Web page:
Date of Award


Document Type


Degree Name

Master of Science (MS)

Legacy Department

Food, Nutrition, and Culinary Science

Committee Chair/Advisor

Condrasky, Margaret

Committee Member

Fraser , Angela

Committee Member

Williams , Joel


The primary objective of this study is to provide evidence that a culinary nutrition intervention is appropriate for, and of value to college students. A secondary objective is to provide evidence that the nutrition component of a culinary nutrition course can be delivered online through an interactive presentation. The study initially involved a review of literature highlighting the nutrition habits of college students, the strengths and weakness of existing cooking and nutrition classes, and other factors relating to the college student's health. Based on this literature review it was determined that a culinary nutrition course is an appropriate way to introduce nutrition knowledge and cooking principles to facilitate healthy eating among college students.
This intervention was delivered to four groups, and from those four groups the students participated in one of two interventions. The first intervention group (n=37) received the 'traditional' culinary nutrition program, called Cooking with a Chef, delivered in person by a chef and nutrition educator. The second intervention group (n=33) received a 'modified' Cooking with a Chef intervention delivered by a chef with the nutrition component delivered online. Two surveys were administered to assess the program. The first survey was delivered as a pre- and post-test, while the second survey, a delayed post survey, was given once, six weeks after the intervention was completed.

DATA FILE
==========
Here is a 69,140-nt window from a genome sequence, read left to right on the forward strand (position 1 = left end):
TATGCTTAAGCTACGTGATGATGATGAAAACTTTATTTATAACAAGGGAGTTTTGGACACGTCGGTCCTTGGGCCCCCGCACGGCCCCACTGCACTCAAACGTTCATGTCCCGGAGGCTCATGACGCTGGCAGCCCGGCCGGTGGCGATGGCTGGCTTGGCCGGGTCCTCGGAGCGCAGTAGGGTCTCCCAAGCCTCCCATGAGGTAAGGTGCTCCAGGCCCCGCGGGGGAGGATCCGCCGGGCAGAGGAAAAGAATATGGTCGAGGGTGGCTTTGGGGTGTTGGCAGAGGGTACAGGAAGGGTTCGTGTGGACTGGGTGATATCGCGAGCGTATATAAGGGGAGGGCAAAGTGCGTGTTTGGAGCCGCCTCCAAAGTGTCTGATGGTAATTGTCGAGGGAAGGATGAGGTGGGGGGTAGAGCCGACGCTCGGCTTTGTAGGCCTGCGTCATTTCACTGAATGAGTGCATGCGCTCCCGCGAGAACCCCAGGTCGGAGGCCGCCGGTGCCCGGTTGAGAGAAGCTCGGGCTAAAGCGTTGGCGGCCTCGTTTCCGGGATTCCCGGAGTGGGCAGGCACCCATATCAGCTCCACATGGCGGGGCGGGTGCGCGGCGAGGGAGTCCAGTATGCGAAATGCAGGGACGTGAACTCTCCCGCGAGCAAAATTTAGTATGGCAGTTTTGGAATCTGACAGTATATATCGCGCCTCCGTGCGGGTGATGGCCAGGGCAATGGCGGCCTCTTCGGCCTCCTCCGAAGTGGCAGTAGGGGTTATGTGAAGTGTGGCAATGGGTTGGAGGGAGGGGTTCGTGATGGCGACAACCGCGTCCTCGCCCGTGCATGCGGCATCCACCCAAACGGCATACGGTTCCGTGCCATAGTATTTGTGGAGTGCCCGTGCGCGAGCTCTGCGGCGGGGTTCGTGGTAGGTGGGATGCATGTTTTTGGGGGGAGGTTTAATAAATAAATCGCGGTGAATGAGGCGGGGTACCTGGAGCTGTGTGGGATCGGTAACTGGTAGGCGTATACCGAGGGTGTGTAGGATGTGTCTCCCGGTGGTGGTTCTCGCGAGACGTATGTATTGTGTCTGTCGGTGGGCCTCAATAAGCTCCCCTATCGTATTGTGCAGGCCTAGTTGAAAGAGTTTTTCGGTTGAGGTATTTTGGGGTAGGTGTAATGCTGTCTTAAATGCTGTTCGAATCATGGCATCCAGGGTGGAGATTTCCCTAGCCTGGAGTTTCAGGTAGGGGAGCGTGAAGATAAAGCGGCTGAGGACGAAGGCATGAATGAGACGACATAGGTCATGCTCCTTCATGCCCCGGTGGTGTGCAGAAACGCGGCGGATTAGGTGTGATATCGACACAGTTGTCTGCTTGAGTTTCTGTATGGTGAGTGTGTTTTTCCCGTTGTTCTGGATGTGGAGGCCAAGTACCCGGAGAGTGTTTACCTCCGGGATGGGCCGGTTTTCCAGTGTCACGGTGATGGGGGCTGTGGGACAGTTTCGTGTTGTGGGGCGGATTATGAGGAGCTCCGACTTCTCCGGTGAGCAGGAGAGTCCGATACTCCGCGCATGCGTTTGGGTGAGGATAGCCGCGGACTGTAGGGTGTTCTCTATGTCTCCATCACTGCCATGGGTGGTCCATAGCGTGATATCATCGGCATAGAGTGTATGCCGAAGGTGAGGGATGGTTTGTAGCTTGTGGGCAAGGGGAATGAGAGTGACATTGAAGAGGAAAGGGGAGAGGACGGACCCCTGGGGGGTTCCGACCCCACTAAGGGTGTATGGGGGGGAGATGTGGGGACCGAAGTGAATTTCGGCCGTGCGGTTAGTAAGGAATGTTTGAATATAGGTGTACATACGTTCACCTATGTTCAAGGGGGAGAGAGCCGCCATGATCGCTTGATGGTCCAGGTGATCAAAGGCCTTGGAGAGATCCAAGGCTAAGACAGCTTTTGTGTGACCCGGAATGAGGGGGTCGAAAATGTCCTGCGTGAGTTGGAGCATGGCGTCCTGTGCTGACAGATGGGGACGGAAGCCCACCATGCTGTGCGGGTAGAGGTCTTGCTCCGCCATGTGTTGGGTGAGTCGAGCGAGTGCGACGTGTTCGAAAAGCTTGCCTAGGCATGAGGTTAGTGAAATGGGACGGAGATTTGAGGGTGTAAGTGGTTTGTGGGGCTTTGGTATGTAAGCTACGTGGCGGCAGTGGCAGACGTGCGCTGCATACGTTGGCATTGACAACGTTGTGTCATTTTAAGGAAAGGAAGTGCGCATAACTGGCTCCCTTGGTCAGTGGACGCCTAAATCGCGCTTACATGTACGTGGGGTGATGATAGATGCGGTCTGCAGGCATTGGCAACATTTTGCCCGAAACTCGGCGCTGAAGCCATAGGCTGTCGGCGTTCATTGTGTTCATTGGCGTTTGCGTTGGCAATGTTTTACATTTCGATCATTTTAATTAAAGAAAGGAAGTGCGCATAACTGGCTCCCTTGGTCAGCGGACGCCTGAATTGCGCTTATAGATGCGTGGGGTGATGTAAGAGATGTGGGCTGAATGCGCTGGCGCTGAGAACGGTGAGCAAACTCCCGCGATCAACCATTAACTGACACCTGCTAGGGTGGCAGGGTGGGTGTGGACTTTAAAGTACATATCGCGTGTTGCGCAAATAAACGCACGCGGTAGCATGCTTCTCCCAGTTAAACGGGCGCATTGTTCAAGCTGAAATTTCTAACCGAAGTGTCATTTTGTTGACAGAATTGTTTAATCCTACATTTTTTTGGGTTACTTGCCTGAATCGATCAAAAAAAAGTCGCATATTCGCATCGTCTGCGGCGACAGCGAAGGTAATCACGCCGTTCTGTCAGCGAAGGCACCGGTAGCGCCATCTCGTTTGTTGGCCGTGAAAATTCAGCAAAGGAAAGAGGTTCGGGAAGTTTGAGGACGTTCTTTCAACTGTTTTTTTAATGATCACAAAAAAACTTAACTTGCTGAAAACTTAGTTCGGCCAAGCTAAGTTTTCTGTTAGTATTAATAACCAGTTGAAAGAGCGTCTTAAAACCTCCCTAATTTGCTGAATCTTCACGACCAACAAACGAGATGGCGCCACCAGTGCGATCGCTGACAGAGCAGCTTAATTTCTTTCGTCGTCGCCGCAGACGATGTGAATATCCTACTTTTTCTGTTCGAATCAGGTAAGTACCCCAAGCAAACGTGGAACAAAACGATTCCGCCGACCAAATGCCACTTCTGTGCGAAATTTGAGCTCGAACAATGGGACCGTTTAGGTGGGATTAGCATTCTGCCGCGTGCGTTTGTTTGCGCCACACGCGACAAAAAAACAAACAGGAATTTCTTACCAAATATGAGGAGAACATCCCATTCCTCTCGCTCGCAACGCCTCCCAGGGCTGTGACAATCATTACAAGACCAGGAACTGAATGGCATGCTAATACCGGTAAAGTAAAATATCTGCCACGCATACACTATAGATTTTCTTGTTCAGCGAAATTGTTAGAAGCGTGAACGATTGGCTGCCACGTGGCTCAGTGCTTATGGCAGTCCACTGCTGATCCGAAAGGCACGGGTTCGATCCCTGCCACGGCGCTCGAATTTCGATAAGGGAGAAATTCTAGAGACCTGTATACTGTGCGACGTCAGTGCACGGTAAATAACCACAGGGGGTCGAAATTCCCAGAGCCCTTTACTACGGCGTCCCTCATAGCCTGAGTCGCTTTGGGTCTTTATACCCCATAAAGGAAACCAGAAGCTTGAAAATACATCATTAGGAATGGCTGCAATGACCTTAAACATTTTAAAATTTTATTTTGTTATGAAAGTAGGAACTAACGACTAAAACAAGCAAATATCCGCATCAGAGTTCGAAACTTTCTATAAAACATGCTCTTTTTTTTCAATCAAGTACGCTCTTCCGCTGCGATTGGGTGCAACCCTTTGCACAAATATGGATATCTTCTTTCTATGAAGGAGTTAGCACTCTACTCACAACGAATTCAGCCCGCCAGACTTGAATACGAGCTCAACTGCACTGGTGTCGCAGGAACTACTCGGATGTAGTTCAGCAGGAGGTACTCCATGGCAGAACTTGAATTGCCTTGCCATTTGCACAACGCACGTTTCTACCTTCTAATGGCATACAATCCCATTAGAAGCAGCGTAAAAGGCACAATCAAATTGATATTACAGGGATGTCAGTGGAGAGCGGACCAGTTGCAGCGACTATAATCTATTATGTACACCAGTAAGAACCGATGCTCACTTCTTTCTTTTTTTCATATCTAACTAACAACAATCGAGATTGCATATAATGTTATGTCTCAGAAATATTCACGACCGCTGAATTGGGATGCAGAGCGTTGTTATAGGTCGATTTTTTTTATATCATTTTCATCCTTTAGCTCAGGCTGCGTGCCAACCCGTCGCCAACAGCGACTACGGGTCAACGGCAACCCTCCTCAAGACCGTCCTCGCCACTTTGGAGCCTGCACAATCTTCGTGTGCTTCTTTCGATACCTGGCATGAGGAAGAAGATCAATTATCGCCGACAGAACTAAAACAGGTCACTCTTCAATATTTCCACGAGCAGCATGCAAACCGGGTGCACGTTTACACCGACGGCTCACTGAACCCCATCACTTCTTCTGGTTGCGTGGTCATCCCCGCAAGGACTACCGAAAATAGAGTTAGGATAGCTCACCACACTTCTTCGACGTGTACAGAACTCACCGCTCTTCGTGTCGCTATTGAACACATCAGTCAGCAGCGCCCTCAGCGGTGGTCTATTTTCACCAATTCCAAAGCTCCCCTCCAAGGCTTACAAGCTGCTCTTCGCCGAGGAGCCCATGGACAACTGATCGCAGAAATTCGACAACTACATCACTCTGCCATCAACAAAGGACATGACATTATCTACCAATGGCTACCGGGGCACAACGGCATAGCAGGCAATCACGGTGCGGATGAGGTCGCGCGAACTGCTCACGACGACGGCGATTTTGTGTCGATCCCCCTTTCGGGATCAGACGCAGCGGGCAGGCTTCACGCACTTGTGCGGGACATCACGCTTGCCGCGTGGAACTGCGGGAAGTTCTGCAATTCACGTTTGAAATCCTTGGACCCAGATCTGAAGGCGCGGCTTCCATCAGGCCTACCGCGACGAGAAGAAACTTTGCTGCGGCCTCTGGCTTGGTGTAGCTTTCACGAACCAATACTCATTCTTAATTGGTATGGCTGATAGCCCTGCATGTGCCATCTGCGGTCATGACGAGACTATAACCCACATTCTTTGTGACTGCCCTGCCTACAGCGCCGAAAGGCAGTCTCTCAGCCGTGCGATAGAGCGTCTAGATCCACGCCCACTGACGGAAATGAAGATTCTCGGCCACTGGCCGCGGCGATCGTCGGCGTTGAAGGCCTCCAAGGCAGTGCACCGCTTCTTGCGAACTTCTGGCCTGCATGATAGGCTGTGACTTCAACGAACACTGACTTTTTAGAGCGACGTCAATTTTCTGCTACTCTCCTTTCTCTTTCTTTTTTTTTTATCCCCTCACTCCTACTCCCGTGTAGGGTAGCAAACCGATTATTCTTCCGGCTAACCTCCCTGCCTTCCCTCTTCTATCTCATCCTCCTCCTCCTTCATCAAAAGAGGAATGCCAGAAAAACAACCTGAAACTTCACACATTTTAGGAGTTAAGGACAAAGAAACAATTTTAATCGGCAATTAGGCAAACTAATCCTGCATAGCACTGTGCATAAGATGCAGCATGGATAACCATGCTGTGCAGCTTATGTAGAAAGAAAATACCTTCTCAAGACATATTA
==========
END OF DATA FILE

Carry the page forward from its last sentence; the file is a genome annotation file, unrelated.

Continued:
From the comparison of the pre- and post-survey, both intervention groups significantly scored higher on the scales for Cooking Self-Efficacy (p=0.041), Cooking Techniques Self-Efficacy (p=0.012), Self-Efficacy for Fruits, Vegetables, and Seasonings (p=0.002), Knowledge of Cooking Terms and Techniques (p<0.001). For the delayed post survey, the two intervention groups scored significantly higher in three questions regarding nutrition knowledge.
This study demonstrates the benefit of using a culinary nutrition program with college students. Issues concerning the college student's diet were identified in the review of literature. While intervention groups did not score significantly higher on all scales compared to the control, they did score higher on the self-efficacy scales. Additional testing and modification could be performed to teach a culinary nutrition course specifically geared to college aged students.

Included in

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